3 Stories From Take A Kid Mountain Bike Day
Do you remember the first time you went mountain biking? Did you know what mountain biking was? Were you afraid? Excited? Confused?
Or were you too young to remember?
If you fall into the latter category, you can probably thank an adult who took you mountain biking as a child.
It is thanks to this new generation of cyclists that mountain biking communities grow and prosper. Kid’s trails mean beginner’s trails, opening the door to new riders of all ages and backgrounds. Kids’ events bring adults and kids together, showcasing mountain biking as a family activity, a side of the sport not often featured among tail whips and high-pivot crawls. And as with our own riding groups, children learn from their peers. As they watch their friends succeed, kids are encouraged to try new things, spreading joy as fast as Frozen’s unauthorized lyrics (“Drop it! Ditch it! Let the toilet overflow!” “)
For the first time since 2019, IMBA Canada hosted Take A Kid Mountain Bike Day (TKMBD), an international event that encourages adults and organizations to introduce mountain biking to kids. Established in 2004, the event celebrates the life of Jack Doub, an avid teen mountain biker from North Carolina who died in 2002. IMBA Canada provided event support to eight different organizations this spring, spread across Earth- Newfoundland, New Brunswick, Ontario, Saskatchewan, Alberta and British Columbia, with more events coming in the fall. In total, nearly 270 children participated in a TKMBD event, and of those pre-registered, 26% were first-time mountain bikers and 41% identified as female.
Thank you to national sponsors Shredly and FreeYumm for their generous donations of prizes and snacks to all locations, and a big thank you to all of the other businesses that supported local events.
So what happened during these events? We’ll let some of the organizers speak for themselves.
Take some tissues.
Big thanks to Shredly for sending a gear bag, buff, gloves, youth tee, and adult + kids shorts gift certificate to each location. Another big thank you to FreeYumm, who sent enough of their allergen-free oat bars to supply all the little bikers, and even some hungry parents! Photo credit: Bancroft Broken Spokes Cycling Club, Bancroft, Ont.
Words by Andy Poole, Holy Cross School
Our small school in a rural community started mountain biking about 12 years ago. We didn’t know anything about biking, so we borrowed bikes dumped in the spring cleaning heaps and off we went. Since then, we have partnered with amazing people and programs including Bicycle Newfoundland and Labrador, municipal (Eastport and Glovertown) and provincial governments, Sprockids and IMBA. We have developed a program that has become a fan favorite in the spring and fall in our school and communities. It has evolved into a shop for school bikes, bikepacking, groceries and more.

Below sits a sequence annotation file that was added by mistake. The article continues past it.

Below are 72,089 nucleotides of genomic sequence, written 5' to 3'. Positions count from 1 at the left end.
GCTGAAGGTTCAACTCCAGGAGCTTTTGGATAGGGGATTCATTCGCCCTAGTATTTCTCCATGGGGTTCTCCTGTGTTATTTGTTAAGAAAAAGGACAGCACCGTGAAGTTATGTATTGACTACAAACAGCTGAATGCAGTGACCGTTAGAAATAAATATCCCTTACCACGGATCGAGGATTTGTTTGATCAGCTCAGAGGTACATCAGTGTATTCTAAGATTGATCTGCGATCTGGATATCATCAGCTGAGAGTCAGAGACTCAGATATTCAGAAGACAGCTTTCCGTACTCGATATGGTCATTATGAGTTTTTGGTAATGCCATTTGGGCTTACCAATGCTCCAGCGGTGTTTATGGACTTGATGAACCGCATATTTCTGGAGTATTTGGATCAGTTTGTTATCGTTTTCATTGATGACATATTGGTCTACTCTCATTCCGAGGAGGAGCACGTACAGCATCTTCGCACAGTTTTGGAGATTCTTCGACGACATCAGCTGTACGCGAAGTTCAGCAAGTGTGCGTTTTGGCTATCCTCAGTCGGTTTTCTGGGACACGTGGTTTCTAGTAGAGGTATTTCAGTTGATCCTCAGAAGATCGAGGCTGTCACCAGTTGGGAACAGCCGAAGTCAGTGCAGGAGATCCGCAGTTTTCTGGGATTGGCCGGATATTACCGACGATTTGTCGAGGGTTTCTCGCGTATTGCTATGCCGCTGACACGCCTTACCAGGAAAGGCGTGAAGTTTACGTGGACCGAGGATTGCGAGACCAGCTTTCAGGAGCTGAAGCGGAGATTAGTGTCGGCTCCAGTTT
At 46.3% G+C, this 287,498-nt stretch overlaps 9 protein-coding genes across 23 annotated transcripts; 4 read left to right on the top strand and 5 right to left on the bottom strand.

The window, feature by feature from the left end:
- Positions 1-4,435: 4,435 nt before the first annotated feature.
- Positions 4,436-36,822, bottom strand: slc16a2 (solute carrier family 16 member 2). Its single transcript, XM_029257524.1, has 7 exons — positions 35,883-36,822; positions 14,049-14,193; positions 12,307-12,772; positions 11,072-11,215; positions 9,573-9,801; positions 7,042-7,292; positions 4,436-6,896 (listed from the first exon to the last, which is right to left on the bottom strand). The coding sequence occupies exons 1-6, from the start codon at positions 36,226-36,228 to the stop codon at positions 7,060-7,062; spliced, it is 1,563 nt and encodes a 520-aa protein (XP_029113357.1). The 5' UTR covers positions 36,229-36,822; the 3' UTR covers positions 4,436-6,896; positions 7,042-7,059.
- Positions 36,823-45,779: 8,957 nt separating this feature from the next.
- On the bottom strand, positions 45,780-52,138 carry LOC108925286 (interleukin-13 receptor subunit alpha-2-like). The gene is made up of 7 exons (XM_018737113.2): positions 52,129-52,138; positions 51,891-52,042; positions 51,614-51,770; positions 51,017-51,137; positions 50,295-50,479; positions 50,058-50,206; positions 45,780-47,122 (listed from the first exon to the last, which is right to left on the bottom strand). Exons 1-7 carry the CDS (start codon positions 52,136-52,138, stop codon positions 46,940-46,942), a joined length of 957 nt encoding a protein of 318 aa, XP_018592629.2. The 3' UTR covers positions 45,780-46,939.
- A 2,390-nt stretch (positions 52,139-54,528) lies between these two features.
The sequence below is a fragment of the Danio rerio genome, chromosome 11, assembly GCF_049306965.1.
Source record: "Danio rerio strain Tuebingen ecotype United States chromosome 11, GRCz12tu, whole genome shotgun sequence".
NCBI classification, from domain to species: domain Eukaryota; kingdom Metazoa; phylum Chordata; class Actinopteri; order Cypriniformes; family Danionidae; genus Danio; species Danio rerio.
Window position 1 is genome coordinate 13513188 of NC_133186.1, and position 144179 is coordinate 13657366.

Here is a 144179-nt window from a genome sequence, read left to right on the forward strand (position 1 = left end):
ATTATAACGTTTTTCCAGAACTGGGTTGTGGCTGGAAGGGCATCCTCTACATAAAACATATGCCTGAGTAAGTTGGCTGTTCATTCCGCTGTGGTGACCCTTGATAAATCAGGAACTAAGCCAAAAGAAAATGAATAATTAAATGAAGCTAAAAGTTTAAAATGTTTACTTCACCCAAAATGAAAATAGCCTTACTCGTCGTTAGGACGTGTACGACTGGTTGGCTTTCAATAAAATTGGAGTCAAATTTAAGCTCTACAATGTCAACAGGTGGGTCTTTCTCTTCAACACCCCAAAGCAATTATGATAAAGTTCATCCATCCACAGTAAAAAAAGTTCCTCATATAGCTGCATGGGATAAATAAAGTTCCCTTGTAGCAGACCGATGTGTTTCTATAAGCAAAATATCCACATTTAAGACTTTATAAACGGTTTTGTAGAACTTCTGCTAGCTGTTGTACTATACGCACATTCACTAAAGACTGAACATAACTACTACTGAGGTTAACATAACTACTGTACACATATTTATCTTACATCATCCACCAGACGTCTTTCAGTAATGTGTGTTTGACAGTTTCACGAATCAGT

I now see that we are building an active cycling community; every year i see more kids riding bikes, wearing helmets and enjoying the outdoors. A vital part of our program has been an annual celebration so the school, community and sometimes outside groups can see how things are developing and how much the kids love their bikes, TKMBD has been helping us do this for many years. years. It’s great to have prizes and snacks, but more importantly to be part of something bigger.
Shirt courtesy of Shredly. Photo credit: Andy Poole
I have to tell you a little story, and you’ll have the photo to prove it. Yesterday we did our walk to school and a little girl in grade 2, who has been doing so well so far, tried some small, gently sloping descents we were doing to end the session. I went over things like leaning back, flat pedals, how to brake, etc. However, when she got to the first two rolls and then the third, I saw her eyes widen in panic, her feet detached from the pedals…and in an instant she was on the ground. When I got to her house, she had a terrible nosebleed. After an hour of cleaning her up, calling mom and calming her down, her clothes were covered in blood. I didn’t get a chance to do the prizes because of the crash, so before they left I ran to the box and found a nice purple shirt that fit him perfectly. Today when she started school, I went to see her, checked her scratches and asked her how she was feeling. Her response: Without a word, she unzipped her hoodie and pointed to her new shirt… “Bold & Brave!!”
Photo credit: Andy Poole
Words from Ming Sartee, Pemberton Off Road Cycling Association
The Pemberton Off-Road Cycling Association (PORCA) and the Indigenous Life Sport Academy (ILSA) co-hosted a Take A Kid mountain bike day for the first time. I wasn’t sure what to expect as I sat at the breakfast table that morning watching the rain fall.